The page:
IN THE INTEREST OF A.M., Minor Child, D.M., Mother, Appellant.
from the Iowa District Court for Story County, Stephen A.
Owen, District Associate Judge.
mother appeals the adjudication of her teenaged daughter as a
child in need of assistance.
Daniela Matasovic of Matasovic Law Firm, Ames, for appellant
J. Miller, Attorney General, and Mary A. Triick, Assistant
Attorney General, for appellee State.
Shannon M. Leighty of the Public Defender Office, Nevada,
guardian ad litem for minor child.
Considered by Vogel, P.J., and Tabor and Bower, JJ.
mother, Deborah, challenges the juvenile court's finding
that her seventeen-year-old daughter,  A.M., is a child
in need of assistance (CINA). Deborah admits striking A.M.
but attributes the physical conflict to A.M.'s rebellious
attitude and argues the one-time incident does not merit
involvement of the Iowa Department of Human Services (DHS)
with their family. Because the juvenile court's
adjudication and disposition are supported by clear and
convincing evidence, we affirm.
August 2017, a child protective assessment investigator came
to A.M.'s home to investigate an allegation that Deborah
punched A.M. in the arm. Deborah acknowledged hitting her
daughter in frustration over her defiant behavior. Both
Deborah and A.M. described a badly strained mother-daughter
relationship. The investigator noted A.M.'s four-to-five
inch bruise, fading but still visible more than one week
after the contact. The investigator observed A.M. was
"incredibly thin with almost no fat on her body"
and "extremely pale." Deborah told the investigator
A.M. "refused to eat" and complained about stomach
issues. According to medical records, A.M. was diagnosed in
2012 with failure to thrive but had not been diagnosed with
an eating disorder. The investigator did not conclude Deborah
was withholding food from A.M. But the investigator decided
the allegation of physical abuse was founded.
State filed a CINA petition on August 28, 2017, citing Iowa
Code section 232.2(6)(b), (c)(2), and (g) (2017). The
juvenile court held an adjudication hearing in late October,
hearing testimony from A.M.'s mother, father, and older
sister, as well as two family friends and the DHS social
worker. On October 30, 2017, the juvenile court issued an
adjudication order, finding clear and convincing evidence to
support the State's allegations under section 232.2(6)(b)
and (c)(2). The juvenile court found the family needed aid
from the DHS, opining:
[A.M.'s] family did recognize the discordant and
dysfunctional family relationships for a significant period
of time before the Iowa DHS child abuse assessment
investigation was commenced, but failed to take any action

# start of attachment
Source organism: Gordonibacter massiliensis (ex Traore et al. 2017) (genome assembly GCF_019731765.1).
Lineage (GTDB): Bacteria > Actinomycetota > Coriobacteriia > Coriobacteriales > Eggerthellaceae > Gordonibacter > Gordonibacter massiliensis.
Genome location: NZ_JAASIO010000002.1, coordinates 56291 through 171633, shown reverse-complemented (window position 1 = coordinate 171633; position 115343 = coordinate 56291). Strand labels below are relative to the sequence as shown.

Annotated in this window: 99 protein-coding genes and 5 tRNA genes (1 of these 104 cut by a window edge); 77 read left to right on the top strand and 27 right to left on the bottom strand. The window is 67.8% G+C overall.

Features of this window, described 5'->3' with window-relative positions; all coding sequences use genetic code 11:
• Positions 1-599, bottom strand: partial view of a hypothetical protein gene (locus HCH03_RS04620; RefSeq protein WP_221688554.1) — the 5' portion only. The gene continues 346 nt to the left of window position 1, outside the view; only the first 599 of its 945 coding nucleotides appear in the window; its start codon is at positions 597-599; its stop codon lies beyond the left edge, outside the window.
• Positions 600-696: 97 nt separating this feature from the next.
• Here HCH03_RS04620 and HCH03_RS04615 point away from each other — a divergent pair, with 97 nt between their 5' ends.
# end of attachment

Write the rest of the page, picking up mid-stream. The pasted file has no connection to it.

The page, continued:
until after they had DHS contact. [Deborah] claims to have
undertaken significant research to improve her parenting that
was unsuccessful and ultimately led to the perpetration of
physical abuse against [A.M.]. This further suggests the need
for a higher level of oversight and the provision of services
under the auspices of the court's authority to
professionally service the child's and family's
November 15, 2017 report, the DHS recommended A.M. and her
parents engage in individual and family counseling. Six days
later, the juvenile court held a hearing and entered a
dispositional order, continuing the CINA adjudication and
requiring the parties to participate in the recommended
mental-health treatment and counseling. The court also
accepted the State's recommendation that the case
automatically close on January 31, 2018. The court noted the
limited scope and duration of the recommended services did
not mean A.M. and her family could not benefit from the help.
Deborah appeals the CINA adjudication and dispositional
appeal, Deborah challenges the statutory basis for the CINA
finding. Under state law, a child in need of assistance means
"an unmarried child . . . [w]hose parent . . . has
physically abused or neglected the child, or is imminently
likely to abuse or neglect the child." Iowa Code §
232.2(6)(b). The definition also includes a child "who
has suffered or is imminently likely to suffer harmful
effects as a result of . . . [t]he failure of the child's
parent . . . to exercise a reasonable degree of care in
supervising the child." Iowa Code § 232.2(6)(c)(2).
argues the "one-time incident" did not rise to the
level of "physical abuse" under subsection (6)(b)
because her intent as a mother was to discipline and provide
structure for A.M. Deborah asserts A.M. "provoked"
the incident by being verbally abusive. But Deborah also
asserts she was immediately remorseful after hitting her
daughter. As for subparagraph (6)(c)(2), Deborah contends the
State offered no evidence to show a lack of supervision or a